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‘Hothouse Earth’ and possible trajectories for humanity and the planet

Ayushi Uppal writes: While the concept of Anthropocene remains contested, there is consensus on the human-led changes to the climate and the need for intervention. Humanity must create a pathway from a possible ‘Hothouse earth’ to a ‘Stabilized Earth’ state, where human activities create biogeophysical feedbacks that sustain the Earth System within the planetary threshold.

Anthropocene and the ‘Hothouse Earth’ phenomenon

Ayushi Uppal

The idea of the ‘Anthropocene’ as a geological epoch was proposed by Paul Crutzen in 2002. It is suggested to follow the Holocene Epoch, marked by agriculture, settled communities, and technological and social development of human societies. The Anthropocene marks humanity as a geological force, impacting the Earth Systems significantly and causing a change in the stratigraphic composition and geological relations. Earth Systems can be studied in terms of trajectories of states separated by thresholds. These thresholds are governed by various geological processes, relations, and feedbacks.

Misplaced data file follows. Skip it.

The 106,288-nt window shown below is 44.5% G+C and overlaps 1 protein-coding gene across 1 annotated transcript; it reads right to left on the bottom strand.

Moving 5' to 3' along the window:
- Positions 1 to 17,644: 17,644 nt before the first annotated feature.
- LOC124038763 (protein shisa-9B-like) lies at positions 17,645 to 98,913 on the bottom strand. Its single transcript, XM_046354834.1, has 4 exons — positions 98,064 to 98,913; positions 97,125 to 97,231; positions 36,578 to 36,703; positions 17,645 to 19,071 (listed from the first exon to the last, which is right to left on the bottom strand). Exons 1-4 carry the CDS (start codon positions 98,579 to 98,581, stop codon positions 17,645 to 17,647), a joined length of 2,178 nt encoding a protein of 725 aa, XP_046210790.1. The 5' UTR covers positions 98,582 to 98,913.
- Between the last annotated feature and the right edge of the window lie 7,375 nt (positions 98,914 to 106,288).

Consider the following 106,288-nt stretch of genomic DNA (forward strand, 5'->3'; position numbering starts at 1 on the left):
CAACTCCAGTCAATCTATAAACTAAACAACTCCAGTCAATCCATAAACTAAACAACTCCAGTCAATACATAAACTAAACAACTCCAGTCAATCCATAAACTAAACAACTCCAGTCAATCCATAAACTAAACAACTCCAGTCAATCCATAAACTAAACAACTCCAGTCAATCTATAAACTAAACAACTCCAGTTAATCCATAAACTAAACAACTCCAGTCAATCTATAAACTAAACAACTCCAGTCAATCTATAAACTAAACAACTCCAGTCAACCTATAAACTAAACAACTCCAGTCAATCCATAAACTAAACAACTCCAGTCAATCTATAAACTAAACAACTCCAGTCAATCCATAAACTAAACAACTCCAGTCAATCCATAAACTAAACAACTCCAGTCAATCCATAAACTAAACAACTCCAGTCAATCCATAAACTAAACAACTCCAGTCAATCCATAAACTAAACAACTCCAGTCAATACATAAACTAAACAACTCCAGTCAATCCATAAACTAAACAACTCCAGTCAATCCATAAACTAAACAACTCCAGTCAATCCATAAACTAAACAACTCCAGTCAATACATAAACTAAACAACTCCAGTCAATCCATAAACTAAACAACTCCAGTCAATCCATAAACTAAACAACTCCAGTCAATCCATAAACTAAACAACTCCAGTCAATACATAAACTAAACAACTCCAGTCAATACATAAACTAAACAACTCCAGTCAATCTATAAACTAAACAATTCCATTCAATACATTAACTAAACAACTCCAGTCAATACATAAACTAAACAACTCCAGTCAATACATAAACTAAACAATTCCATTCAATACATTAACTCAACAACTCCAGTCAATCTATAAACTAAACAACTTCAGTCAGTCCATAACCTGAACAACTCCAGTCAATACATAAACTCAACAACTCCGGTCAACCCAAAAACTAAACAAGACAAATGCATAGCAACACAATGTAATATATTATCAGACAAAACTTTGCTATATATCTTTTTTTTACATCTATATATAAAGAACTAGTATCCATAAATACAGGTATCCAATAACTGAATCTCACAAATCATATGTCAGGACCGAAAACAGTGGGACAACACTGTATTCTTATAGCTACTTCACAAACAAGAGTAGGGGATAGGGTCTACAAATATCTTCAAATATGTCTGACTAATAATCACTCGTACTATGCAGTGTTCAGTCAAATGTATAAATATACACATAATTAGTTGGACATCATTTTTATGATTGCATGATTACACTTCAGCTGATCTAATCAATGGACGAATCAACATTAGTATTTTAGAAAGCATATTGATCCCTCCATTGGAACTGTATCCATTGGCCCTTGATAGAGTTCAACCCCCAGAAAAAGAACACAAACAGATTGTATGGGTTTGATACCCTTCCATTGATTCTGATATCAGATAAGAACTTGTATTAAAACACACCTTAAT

The Earth systems have changed dramatically in the past as well. About 1.2 million years ago, studies suggest rise of sea-level about six meter above today’s due to melting of glaciers, but animals and man-kind simply migrated according to the shore. It is also suggested by scientists that conditions like the Hothouse Earth, high carbon di-oxide levels, were seen about 100 million years ago, when dinosaurs inhabited the polar regions. But, these conditions were a result of bio-geological forces.

The Earth System can be understood with the help of Figure 1 mapping the dynamics of the earth systems. The system was in the glacial-interglacial loop for 1.2 million years, until Holocene, marking the end of ‘ice age’, as known to lay man. The general consensus is that Industrial Revolution marked the onset of Anthropocene, with the realization of the potential of fossil fuels. But, according to some theorists, it was the manipulation of fire that led the path to Anthropocene, as it marked control of energy.